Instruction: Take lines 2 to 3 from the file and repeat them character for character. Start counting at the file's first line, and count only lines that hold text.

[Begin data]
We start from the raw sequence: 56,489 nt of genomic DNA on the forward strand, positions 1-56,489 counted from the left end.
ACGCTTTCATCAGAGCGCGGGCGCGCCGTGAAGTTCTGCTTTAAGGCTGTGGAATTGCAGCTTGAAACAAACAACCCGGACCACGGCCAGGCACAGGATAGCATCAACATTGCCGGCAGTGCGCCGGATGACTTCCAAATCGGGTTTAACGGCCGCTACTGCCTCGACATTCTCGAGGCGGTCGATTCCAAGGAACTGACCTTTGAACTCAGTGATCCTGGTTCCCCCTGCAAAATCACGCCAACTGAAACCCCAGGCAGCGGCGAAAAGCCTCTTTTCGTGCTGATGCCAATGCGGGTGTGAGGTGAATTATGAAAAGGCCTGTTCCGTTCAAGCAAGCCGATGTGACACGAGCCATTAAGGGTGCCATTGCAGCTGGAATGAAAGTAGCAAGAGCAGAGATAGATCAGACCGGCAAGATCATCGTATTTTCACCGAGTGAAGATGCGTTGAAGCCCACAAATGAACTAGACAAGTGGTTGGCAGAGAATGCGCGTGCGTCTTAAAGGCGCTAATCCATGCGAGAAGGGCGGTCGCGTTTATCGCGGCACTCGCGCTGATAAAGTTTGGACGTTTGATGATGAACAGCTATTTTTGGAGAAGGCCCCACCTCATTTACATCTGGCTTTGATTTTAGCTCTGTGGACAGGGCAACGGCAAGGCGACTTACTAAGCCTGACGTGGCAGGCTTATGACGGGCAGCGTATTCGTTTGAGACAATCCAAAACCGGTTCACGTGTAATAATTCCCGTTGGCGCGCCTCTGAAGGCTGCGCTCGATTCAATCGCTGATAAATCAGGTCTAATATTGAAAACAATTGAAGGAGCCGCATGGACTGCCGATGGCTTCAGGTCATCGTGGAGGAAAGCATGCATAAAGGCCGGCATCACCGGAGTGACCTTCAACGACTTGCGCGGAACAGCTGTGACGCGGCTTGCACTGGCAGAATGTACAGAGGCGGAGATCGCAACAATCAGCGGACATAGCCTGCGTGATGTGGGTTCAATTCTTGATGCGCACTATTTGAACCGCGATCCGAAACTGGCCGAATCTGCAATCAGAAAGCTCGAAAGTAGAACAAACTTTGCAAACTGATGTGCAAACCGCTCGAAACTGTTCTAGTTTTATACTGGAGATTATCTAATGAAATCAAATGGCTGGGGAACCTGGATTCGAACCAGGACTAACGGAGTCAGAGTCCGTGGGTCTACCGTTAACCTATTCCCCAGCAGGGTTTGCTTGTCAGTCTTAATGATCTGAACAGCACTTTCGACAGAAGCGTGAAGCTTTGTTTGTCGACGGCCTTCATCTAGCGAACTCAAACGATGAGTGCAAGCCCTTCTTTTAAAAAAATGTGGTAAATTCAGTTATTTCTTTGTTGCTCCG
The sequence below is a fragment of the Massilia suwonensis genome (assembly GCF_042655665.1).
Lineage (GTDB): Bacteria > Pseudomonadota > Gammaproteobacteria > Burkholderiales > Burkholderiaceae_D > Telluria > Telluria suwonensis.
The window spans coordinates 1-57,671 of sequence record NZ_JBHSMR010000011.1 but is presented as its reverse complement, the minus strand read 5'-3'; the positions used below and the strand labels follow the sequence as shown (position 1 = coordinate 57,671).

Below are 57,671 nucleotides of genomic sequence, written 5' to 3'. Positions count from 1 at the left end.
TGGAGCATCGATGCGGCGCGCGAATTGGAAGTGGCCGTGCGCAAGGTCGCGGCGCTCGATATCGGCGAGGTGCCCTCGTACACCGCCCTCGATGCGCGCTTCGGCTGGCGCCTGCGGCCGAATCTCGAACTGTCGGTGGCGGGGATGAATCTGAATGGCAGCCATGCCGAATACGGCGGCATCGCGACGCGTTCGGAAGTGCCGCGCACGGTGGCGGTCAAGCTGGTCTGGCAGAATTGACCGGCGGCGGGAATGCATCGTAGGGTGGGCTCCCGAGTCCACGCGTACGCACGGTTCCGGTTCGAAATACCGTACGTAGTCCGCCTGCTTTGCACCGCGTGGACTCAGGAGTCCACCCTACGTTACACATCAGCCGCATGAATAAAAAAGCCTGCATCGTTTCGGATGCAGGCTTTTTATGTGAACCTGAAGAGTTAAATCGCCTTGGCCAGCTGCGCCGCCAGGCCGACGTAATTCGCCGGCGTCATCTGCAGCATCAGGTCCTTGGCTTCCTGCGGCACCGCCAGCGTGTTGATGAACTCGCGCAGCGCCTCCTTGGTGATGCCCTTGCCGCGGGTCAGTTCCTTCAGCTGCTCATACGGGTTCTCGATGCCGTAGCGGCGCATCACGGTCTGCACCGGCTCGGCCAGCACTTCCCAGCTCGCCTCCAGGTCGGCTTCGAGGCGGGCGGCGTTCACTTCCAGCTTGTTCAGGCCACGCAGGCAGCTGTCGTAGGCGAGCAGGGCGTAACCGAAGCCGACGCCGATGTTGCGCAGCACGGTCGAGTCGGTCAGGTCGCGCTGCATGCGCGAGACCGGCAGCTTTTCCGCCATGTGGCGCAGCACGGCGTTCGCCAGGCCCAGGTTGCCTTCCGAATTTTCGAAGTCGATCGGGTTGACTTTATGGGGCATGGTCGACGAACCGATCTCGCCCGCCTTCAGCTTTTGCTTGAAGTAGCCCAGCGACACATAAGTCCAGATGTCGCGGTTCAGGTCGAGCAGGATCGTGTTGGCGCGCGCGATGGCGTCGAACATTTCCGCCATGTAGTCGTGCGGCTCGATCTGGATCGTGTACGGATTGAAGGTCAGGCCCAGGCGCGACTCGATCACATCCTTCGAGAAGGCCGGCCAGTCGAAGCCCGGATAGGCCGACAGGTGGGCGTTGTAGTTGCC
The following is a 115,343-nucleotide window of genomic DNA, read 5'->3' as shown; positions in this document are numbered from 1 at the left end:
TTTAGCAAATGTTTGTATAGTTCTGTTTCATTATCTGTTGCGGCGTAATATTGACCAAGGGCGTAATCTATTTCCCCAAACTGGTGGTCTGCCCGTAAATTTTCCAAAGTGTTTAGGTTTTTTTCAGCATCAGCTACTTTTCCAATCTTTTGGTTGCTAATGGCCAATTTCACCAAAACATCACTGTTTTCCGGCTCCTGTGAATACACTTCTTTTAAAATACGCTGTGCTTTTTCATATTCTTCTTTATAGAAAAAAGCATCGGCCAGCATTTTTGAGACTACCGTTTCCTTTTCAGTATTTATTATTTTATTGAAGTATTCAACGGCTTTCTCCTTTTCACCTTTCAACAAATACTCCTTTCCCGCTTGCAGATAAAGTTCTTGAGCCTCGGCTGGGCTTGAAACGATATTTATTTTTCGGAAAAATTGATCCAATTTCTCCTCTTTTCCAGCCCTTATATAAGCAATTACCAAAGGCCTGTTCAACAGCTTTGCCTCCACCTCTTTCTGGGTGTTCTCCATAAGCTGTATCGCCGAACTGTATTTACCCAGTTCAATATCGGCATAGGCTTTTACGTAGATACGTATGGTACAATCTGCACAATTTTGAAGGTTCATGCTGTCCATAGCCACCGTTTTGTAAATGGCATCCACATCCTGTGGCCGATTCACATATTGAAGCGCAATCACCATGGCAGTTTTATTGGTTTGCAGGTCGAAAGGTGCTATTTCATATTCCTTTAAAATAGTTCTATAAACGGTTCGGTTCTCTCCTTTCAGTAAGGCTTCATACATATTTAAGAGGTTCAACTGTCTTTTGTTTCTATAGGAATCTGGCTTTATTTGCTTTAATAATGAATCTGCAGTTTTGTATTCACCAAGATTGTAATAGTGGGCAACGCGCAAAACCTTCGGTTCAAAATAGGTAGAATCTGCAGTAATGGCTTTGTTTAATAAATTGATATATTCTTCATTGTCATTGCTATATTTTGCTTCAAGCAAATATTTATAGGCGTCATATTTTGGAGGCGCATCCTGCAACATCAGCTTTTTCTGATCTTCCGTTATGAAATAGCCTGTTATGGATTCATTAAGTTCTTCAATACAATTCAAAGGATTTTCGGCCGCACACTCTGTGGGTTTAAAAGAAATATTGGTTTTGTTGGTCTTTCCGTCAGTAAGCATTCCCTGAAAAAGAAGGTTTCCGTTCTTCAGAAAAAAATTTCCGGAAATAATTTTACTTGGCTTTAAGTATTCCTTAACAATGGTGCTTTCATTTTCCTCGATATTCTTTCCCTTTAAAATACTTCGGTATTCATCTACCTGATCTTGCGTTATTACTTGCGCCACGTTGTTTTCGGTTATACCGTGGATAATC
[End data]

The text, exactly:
ACGCTTTCATCAGAGCGCGGGCGCGCCGTGAAGTTCTGCTTTAAGGCTGTGGAATTGCAGCTTGAAACAAACAACCCGGACCACGGCCAGGCACAGGATAGCATCAACATTGCCGGCAGTGCGCCGGATGACTTCCAAATCGGGTTTAACGGCCGCTACTGCCTCGACATTCTCGAGGCGGTCGATTCCAAGGAACTGACCTTTGAACTCAGTGATCCTGGTTCCCCCTGCAAAATCACGCCAACTGAAACCCCAGGCAGCGGCGAAAAGCCTCTTTTCGTGCTGATGCCAATGCGGGTGTGAGGTGAATTATGAAAAGGCCTGTTCCGTTCAAGCAAGCCGATGTGACACGAGCCATTAAGGGTGCCATTGCAGCTGGAATGAAAGTAGCAAGAGCAGAGATAGATCAGACCGGCAAGATCATCGTATTTTCACCGAGTGAAGATGCGTTGAAGCCCACAAATGAACTAGACAAGTGGTTGGCAGAGAATGCGCGTGCGTCTTAAAGGCGCTAATCCATGCGAGAAGGGCGGTCGCGTTTATCGCGGCACTCGCGCTGATAAAGTTTGGACGTTTGATGATGAACAGCTATTTTTGGAGAAGGCCCCACCTCATTTACATCTGGCTTTGATTTTAGCTCTGTGGACAGGGCAACGGCAAGGCGACTTACTAAGCCTGACGTGGCAGGCTTATGACGGGCAGCGTATTCGTTTGAGACAATCCAAAACCGGTTCACGTGTAATAATTCCCGTTGGCGCGCCTCTGAAGGCTGCGCTCGATTCAATCGCTGATAAATCAGGTCTAATATTGAAAACAATTGAAGGAGCCGCATGGACTGCCGATGGCTTCAGGTCATCGTGGAGGAAAGCATGCATAAAGGCCGGCATCACCGGAGTGACCTTCAACGACTTGCGCGGAACAGCTGTGACGCGGCTTGCACTGGCAGAATGTACAGAGGCGGAGATCGCAACAATCAGCGGACATAGCCTGCGTGATGTGGGTTCAATTCTTGATGCGCACTATTTGAACCGCGATCCGAAACTGGCCGAATCTGCAATCAGAAAGCTCGAAAGTAGAACAAACTTTGCAAACTGATGTGCAAACCGCTCGAAACTGTTCTAGTTTTATACTGGAGATTATCTAATGAAATCAAATGGCTGGGGAACCTGGATTCGAACCAGGACTAACGGAGTCAGAGTCCGTGGGTCTACCGTTAACCTATTCCCCAGCAGGGTTTGCTTGTCAGTCTTAATGATCTGAACAGCACTTTCGACAGAAGCGTGAAGCTTTGTTTGTCGACGGCCTTCATCTAGCGAACTCAAACGATGAGTGCAAGCCCTTCTTTTAAAAAAATGTGGTAAATTCAGTTATTTCTTTGTTGCTCCG
The sequence below is a fragment of the Massilia suwonensis genome (assembly GCF_042655665.1).